Tide Rolls, ESPN Folds and Twittersphere Beholds Katherine Webb
The big story from this year's college football national championship was not Alabama's demolition of Notre Dame. Instead, it was ESPN broadcaster Brent Musburger's comments about Alabama quarterback A.J. McCarron's girlfriend, Katherine Webb.
When the current Miss Alabama was spotted for the first time by the camera, Musburger and his color man, Kirk Herbstreit, both gushed over the beauty. And while it did go on a bit too long, nothing untoward or disrespectful was said. I would guess that most people (men for sure, and women) watching, including myself, probably had just about the same reaction. She is pretty stunning.
Reaction in the media and across social channels was swift. Ms. Webb's Twitter following exploded from 500 to over 100,000 overnight, and as of right now stands at more than 220,000.
Commentary ranged from the amused to the bewildered as to why this incident drew so much attention. There were a few negative stories, mostly based on the fact that they found it uncomfortable that a man of Brent's age would go a bit overboard in his reaction. For her part, Ms. Webb shrugged it off as no big deal, and certainly not insulting. But for some reason, ESPN felt compelled to issue an apology on behalf of Mr. Musburger.
"We always try to capture interesting storylines and the relationship between an Auburn grad who is Miss Alabama and the current Alabama quarterback certainly met that test. However, we apologize that the commentary in this instance went too far and Brent understands that."
It's interesting to note that Musburger himself did not apologize. So what are we to make of this kerfuffle?
- The shot of Ms. Webb was planned out well in advance by ESPN. The station was hoping to get some sort of reaction and it did.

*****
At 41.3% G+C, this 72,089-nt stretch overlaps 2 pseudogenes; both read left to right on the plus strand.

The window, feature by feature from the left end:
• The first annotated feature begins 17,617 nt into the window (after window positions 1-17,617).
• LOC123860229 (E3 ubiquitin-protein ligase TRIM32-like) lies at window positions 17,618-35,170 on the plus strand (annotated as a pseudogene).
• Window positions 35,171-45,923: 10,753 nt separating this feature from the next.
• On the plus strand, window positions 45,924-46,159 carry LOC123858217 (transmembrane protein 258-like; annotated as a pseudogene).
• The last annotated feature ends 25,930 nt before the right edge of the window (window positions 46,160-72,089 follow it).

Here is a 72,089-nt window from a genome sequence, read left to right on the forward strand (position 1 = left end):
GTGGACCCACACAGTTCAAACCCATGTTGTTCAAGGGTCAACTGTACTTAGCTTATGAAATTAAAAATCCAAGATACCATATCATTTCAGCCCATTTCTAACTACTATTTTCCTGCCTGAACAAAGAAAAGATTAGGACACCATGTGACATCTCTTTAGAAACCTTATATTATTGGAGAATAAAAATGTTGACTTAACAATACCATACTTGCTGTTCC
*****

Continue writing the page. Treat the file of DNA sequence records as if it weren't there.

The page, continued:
- Even after the initial shot with Musburger's accompanying reaction the producers repeatedly went back to reaction shots of her. If they were so concerned about fallout from Musburger's reaction, why keep going back to the well? Why? Because they knew they had a sub-story in a game that was basically over in the first quarter that would help keep viewer interest.
- While she most certainly didn't campaign to be on camera, getting her 15 minutes of fame has done wonders for her career. Let's be clear. She knows she's beautiful, why else would she compete in beauty pageants. Her bio says she works for Chick-fil-a as a training director and model. My guess is the Chick-fil-a gig won't be much longer. She's already been asked by Donald Trump to be a judge for the Miss Universe Pageant. The Donald is not one to miss a publicity opportunity like this. Is the Apprentice still around? If so, look for Ms. Webb to be a future contestant.
- Everyone that matters in this story, Ms. Webb, her boyfriend and her family think this has been blown way out of proportion and there was no need for an apology.
- So, what is the motivation for ESPN to issue the apology? Did their PR team overreact? Did legal counsel suggest they do it to cover their butts? Or, is it a way to keep the story going? Now we are seeing stories about the apology. As the saying goes, any publicity is good publicity.
- Social media once again shows how much it is changing communications reach and influence. Without these channels to further fuel the story via YouTube, Twitter and the blogosphere would this story have reached national news status? I think not.
So tell me what you think about all of this? Will this incident be one of those cultural moments that lives on through time like Joe Namath's "I wanna kiss you" incident on Monday Night Football? Or will it become just another blip that quickly fades away?